14 Common BIRDS That Live in New Zealand! (2023)

Do you want to learn about the types of birds found in New Zealand?

birds that live in New Zealand

Well, you have come to the right place!

Today, you will learn about the 14 most COMMON types of birds in New Zealand!

  • *Due to the sheer number of species, there was no way to include every bird in New Zealand in this article. So instead, I tried to focus on the birds that are most regularly seen and observed.

#1. Australian Magpie

    • Gymnorhina tibicen

Also known as the Tasmanian Magpie, Flute-bird, and Piping Crow-shrike. birds that live in New Zealand

Identifying Characteristics:

    • Adults are 37-43 cm (15-17 in) long with a wingspan of 65-85 cm (26-33 in).
    • Adults have red irises and mostly black feathers. Juveniles have dark eyes and brown feathers.
    • Their wedge-shaped beaks have black tips.
    • The napes, shoulders, and upper tails are lighter in color.

This iconic species is the most recognizable bird in New Zealand!

The Australian Magpie freely roams the country’s cities and suburbs. While these birds might snatch some grains from your birdfeeder, they prefer foraging on the ground for insects and worms.

  Australian Magpies are territorial, often claiming an entire street for years. So, you might look at the same magpies daily on your morning commute. They’re also a highly intelligent species that can memorize over a hundred human faces! Unsurprisingly, people have befriended these birds in the wild by routinely feeding them.

Australian Magpies have an impressive vocal range. They sing in pairs or groups, making sounds that might remind you of flutes. They also copy other species’ birdsongs. Amazingly, they can even mimic human speech!  

#2. Australian Wood Duck

    • Chenonetta jubata

Also known as the Maned Duck or Maned Goose.

birds that live in New Zealand

Identifying Characteristics:

    • Adults are 45-51 cm (18-20 in) long with a wingspan of 76-85 cm (30-33 in).
    • Their heads are brown, and they have gray wings, black tails, and marbled breasts.
    • Females have a pair of white streaks that run through each eye. Their mottling also continues down to their undersides.

  Australian Wood Ducks inhabit wetlands and wooded areas throughout New Zealand. They have also adapted well to human-populated areas. Your favorite park might be home to a family of these ducks! Listen for loud honks and rhythmic chattering. Females sound croaky, while males have smoother and higher-pitched calls.

  Though they’re comfortable in the water, they spend much of their time on land foraging for grass, herbs, and insects. Other times, they graze on the water’s surface, feeding on floating vegetation. When threatened, Australian Wood Ducks swim toward deeper water where land predators can’t pursue them.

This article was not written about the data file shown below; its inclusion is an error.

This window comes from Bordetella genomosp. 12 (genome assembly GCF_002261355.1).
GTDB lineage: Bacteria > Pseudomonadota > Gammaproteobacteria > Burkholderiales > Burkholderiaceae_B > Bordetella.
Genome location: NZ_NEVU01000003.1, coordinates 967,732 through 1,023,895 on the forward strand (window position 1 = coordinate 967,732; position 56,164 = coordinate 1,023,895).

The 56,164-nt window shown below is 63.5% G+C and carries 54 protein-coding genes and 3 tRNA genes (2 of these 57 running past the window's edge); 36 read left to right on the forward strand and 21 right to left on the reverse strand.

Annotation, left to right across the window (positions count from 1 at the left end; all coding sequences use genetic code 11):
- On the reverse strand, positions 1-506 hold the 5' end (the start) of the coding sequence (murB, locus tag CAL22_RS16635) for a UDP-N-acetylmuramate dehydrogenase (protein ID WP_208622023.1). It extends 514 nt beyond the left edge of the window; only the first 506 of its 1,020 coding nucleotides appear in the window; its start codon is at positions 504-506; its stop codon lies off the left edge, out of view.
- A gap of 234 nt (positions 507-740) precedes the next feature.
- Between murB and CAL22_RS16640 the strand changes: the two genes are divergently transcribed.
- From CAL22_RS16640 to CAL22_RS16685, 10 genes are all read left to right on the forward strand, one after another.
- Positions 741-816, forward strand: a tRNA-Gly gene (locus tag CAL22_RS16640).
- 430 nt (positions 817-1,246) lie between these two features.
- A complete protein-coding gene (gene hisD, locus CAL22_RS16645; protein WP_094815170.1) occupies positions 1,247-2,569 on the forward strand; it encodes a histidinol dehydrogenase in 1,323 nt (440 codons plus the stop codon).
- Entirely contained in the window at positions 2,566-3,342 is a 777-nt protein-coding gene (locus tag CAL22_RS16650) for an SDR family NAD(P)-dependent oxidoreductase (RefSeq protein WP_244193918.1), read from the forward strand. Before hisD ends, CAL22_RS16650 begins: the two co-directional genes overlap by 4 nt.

Females typically lay eggs inside tree hollows near ponds or lakes. Newly hatched ducklings have a bit of a daredevil streak: they jump out of the nest and straight into the water! The chicks spread their wings and feet to slow down their fall.  

#3. Silver Gull

    • Chroicocephalus novaehollandiae

Also known as the Red-billed Gull. birds that live in New Zealand

Identifying Characteristics:

    • Adults are 40-45 cm (15-17 in) long with a wingspan of about 94 cm (37 in).
    • Their bodies are stark white, with gray wings that get darker toward the tips.
    • Adults have red-orange beaks and legs. Juveniles have dark beaks and brown wings.


Silver Gulls are the most common type of gull in New Zealand.

As a highly energetic and social species, they love to flock in groups around coastal cities. Hold on to your fries! These mischievous birds are known for stealing food from oblivious tourists.


If there isn’t an unsuspecting beachgoer nearby, Silver Gulls prey on fish and crabs. They sometimes circle above fishing vessels or scavenge urban sites for leftovers. Note, however, that it’s not advisable to feed seagulls. They might become dependent on humans to the point of aggression if they don’t get a snack.

  Amazingly, you can tell how old a gull is by how colorful its beak is! For example, Silver Gulls have dull brown or gray beaks when they’re young, but as they age, it changes color from pink to vibrant red.  

#4. Galah

    • Eolophus roseicapilla

Also known as the Pink Cockatoo and Red-breasted Cockatoo. birds that live in New Zealand

Identifying Characteristics:

    • Adults are 35 cm (14 in) long, with 75 cm (30 in) wingspans.
    • Males have dark brown irises, while females have red ones.
    • Their backs, wings, and tails are silver. Their heads and undersides are reddish pink, with pale pink retractable crests.


There are large numbers of these birds in New Zealand in metropolitan areas. This is because, in the 1960s, many Galahs escaped captivity. Today, they are one of the most common cockatoos in the country. Keep your ears open for their shrill, metallic shrieks! 

  These parrots are as flamboyant as they look. They are loud and sociable, often gathering by the hundreds! Flocks may include other species of cockatoos as well. While individuals usually eat seeds on the ground, larger flocks can be detrimental to local ecosystems. The flocks go from tree to tree, picking off so many leaves that the trees often die.  

#5. Laughing Kookaburra

    • Dacelo novaeguineae

Also known as the Great Brown Kingfisher and Laughing Jackass. birds that live in New Zealand

Identifying Characteristics:

    • Adults grow 41-47 cm (16-19 in) long with a wingspan of 56-66 cm (22-26 in).
    • They have large heads with a brown streak behind their eyes.
    • Their bodies are cream-colored, and their backs, wings, and rumps are brown.


This famous bird is one of the most recognizable in New Zealand!